Education is – both traditionally and constitutionally – a local issue. Yet for many years, the federal government through the Department of Education has been bullying states into taking certain actions. For example, the adoption of common standards and testing requirements, in exchange for grants or waivers. As long as these incentives are in place, it is very difficult for states to independently and meaningfully repeal Common Core, as we saw with Indiana’s faux-repeal that was actually just a rebranding of the standards.
This is a problem. States and municipalities need the flexibility to design their own standards, curricula, and tests to meet the needs of local parents, students, and teachers. Fortunately, there are those in the U.S. Senate who recognize this.
Earlier this year, Senator Roberts and Senator Crapo each introduced bills to stop the federal government from incentivizing the states to adopt common education policies. FreedomWorks issued letters of support for both those bills, and while the chances of them passing as independent legislation is slim, they provide a good model for language to be included in any reauthorization of the Elementary and Secondary Education Act, in its latest incarnation popularly known as No Child Left Behind.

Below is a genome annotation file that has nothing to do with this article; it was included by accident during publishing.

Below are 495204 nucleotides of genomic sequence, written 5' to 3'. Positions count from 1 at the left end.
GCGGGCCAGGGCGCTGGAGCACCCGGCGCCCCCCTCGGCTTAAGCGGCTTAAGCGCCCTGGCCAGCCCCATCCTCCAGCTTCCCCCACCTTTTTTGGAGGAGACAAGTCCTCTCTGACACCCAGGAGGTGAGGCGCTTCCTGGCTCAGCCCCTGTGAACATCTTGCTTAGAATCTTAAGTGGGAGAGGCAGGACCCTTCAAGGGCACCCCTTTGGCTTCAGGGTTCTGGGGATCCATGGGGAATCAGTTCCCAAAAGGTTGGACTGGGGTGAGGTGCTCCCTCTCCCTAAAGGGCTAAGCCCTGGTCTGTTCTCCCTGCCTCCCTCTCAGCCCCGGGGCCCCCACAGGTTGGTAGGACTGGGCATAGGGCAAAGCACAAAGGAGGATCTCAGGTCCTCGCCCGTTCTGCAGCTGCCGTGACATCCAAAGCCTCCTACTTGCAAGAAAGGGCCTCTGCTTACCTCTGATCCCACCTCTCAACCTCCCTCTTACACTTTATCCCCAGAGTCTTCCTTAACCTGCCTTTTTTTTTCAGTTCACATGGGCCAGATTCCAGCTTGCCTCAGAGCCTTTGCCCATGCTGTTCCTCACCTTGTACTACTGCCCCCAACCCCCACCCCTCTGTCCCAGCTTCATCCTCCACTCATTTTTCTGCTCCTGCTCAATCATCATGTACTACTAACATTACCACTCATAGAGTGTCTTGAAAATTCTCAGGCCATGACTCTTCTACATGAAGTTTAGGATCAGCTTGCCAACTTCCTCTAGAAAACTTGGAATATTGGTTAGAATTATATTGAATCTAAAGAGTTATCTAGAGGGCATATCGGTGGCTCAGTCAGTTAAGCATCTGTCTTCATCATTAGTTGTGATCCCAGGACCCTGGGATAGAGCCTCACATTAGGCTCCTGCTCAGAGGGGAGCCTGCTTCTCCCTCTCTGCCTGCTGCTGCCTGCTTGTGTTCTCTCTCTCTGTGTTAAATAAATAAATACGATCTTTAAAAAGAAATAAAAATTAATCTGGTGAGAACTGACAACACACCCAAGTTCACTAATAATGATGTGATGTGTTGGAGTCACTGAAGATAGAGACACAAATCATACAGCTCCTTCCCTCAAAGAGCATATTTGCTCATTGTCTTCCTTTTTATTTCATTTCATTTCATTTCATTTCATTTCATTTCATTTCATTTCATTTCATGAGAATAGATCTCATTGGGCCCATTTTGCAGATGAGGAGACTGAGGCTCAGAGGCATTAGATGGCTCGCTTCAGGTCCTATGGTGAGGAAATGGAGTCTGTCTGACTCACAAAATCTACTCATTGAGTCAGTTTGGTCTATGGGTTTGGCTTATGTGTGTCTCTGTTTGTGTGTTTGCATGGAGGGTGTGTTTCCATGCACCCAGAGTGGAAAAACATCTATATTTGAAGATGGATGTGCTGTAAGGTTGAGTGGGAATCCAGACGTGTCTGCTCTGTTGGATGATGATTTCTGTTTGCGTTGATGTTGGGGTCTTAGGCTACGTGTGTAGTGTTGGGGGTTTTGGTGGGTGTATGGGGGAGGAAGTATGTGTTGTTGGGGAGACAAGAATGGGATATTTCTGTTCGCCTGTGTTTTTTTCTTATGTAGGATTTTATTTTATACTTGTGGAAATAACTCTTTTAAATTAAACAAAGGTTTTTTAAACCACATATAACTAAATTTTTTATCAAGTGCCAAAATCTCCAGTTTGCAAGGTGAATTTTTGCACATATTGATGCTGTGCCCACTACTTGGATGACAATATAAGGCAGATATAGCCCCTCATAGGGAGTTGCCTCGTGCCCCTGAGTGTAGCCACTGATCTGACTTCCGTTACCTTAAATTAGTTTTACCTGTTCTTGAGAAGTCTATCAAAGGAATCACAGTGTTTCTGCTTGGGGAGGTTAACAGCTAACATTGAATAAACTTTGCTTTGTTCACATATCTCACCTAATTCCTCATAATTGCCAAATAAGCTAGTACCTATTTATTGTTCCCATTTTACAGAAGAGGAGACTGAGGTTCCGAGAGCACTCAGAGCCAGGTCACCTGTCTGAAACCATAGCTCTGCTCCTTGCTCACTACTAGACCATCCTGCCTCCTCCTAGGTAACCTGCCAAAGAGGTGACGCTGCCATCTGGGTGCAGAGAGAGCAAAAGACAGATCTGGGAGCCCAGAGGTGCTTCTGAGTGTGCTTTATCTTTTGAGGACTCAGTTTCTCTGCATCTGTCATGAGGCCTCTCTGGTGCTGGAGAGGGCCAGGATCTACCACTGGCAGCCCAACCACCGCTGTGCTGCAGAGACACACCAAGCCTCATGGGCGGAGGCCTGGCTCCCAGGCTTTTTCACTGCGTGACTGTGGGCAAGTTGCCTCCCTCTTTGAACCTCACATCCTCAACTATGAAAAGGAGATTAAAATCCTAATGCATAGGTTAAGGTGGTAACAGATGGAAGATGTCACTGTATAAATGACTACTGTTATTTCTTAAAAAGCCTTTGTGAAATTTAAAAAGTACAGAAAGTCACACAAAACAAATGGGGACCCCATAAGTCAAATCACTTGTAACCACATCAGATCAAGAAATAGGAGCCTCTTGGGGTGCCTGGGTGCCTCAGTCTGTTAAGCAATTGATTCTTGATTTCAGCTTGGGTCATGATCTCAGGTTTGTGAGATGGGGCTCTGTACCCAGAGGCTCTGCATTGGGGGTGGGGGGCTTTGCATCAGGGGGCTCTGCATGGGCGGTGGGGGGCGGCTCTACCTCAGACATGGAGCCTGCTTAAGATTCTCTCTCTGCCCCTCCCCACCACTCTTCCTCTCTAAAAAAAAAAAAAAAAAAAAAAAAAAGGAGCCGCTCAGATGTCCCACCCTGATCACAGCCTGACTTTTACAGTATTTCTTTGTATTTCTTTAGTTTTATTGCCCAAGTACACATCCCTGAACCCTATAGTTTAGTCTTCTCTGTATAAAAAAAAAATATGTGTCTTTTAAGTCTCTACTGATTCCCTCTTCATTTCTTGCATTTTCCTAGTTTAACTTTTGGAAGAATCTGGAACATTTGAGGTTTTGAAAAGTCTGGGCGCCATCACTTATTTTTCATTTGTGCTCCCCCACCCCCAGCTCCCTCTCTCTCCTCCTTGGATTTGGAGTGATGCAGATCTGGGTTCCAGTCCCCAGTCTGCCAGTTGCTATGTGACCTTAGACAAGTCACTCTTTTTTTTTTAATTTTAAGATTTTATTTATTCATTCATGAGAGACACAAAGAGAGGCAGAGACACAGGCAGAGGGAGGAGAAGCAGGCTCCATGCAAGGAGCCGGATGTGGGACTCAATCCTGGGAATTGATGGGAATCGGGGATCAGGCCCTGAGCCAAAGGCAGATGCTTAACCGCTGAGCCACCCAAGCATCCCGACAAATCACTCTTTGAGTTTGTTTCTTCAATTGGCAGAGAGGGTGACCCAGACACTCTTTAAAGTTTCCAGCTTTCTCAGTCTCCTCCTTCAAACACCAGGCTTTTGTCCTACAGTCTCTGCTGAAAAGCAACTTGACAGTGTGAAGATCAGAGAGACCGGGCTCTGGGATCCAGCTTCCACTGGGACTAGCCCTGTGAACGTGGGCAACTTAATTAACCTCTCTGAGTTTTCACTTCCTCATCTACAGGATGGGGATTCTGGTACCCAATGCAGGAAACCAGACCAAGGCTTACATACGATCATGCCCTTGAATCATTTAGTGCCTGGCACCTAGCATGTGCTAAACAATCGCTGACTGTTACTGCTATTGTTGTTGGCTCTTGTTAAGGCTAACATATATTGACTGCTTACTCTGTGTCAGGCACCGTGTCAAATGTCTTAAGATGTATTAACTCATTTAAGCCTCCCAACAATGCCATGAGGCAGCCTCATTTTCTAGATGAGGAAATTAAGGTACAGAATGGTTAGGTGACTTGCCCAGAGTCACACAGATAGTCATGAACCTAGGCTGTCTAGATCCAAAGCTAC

Last week, Senator Chuck Grassley has authored a letter expressing the same sentiment. This letter demands that any reauthorization of No Child Left Behind include language forbidding the Department of Education from incentivizing states to adopt federal standards. This is essential if we are to return autonomy in education to state governments and kick the feds out of the classroom. Rep. Steve King has authored similar language on the House side.
At this point, the people who will ultimately decide whether to include this language in an appropriations bill are the members of the Subcommittees on Labor, Health and Human Services, and Education in the House and Senate.
We’re going to keep an eye on this and provide any updates necessary to ensure that we get real education reform this year, and no reauthorization of No Child Left Behind without the Grassley/King language included.